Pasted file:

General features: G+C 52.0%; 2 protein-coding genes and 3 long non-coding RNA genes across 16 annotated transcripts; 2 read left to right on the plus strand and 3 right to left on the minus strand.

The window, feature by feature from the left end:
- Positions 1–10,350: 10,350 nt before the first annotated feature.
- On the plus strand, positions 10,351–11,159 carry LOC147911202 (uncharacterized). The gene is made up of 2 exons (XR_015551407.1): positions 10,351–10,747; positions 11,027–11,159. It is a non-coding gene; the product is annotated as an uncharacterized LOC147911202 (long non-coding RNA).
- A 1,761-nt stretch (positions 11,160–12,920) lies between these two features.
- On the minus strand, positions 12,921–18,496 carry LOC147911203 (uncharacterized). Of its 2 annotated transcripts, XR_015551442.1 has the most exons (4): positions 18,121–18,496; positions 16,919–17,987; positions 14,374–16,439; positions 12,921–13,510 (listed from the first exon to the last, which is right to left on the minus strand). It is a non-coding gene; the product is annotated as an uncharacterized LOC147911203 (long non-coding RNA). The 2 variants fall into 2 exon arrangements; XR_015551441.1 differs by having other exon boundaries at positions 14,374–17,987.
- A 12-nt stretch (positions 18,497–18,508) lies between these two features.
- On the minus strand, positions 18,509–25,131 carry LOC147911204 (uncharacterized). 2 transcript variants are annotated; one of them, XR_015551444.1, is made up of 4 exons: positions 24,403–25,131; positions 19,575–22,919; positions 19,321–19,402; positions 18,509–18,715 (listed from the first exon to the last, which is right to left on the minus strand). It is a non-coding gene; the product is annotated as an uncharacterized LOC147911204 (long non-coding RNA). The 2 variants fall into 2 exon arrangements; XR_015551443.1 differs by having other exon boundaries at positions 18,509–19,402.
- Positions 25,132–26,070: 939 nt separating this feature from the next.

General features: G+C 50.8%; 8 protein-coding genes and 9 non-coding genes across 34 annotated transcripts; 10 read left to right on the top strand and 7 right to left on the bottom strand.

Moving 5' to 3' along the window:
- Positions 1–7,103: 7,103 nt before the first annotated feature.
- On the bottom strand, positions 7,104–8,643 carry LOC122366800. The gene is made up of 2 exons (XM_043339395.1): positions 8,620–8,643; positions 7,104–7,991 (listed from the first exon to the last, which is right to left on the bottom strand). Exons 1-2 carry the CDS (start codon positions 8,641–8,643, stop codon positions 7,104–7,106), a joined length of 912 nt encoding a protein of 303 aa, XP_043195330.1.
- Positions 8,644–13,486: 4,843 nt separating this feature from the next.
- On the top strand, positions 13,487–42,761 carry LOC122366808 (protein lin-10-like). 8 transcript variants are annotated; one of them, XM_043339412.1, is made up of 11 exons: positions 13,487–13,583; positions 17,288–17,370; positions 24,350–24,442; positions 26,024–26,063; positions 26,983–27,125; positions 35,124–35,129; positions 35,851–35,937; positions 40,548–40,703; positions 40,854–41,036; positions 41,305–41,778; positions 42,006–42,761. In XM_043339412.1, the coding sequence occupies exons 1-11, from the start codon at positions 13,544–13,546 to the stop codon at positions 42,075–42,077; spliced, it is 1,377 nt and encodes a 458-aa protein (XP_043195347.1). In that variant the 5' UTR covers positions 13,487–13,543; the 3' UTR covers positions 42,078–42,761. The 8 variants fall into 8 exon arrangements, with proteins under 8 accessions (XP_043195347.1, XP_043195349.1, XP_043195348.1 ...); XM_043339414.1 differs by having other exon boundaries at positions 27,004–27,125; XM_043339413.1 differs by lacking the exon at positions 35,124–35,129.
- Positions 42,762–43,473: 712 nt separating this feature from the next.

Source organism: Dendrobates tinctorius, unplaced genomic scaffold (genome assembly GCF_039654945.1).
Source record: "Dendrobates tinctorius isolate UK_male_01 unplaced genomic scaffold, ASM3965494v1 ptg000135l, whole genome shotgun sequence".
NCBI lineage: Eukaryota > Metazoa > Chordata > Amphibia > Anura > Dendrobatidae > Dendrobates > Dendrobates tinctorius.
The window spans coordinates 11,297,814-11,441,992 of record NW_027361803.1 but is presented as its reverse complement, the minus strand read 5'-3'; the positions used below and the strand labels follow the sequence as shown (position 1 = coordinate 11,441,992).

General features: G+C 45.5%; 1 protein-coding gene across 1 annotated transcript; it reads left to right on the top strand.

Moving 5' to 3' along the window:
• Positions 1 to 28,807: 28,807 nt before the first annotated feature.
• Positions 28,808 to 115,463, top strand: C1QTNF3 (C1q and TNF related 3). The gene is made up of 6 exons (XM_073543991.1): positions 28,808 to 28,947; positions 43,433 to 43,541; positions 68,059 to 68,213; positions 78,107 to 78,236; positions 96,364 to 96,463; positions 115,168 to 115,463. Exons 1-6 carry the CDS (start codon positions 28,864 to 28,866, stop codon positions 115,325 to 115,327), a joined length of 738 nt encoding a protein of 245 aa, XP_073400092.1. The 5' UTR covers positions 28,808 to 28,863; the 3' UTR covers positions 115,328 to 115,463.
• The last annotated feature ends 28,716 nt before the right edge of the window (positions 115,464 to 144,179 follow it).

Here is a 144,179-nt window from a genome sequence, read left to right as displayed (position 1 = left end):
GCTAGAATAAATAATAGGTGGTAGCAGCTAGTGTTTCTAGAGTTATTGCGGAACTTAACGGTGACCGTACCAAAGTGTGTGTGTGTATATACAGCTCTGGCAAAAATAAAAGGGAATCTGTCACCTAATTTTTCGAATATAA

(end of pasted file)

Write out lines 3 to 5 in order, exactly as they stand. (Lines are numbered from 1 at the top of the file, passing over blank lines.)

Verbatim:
- Positions 1–10,350: 10,350 nt before the first annotated feature.
- On the plus strand, positions 10,351–11,159 carry LOC147911202 (uncharacterized). The gene is made up of 2 exons (XR_015551407.1): positions 10,351–10,747; positions 11,027–11,159. It is a non-coding gene; the product is annotated as an uncharacterized LOC147911202 (long non-coding RNA).
- A 1,761-nt stretch (positions 11,160–12,920) lies between these two features.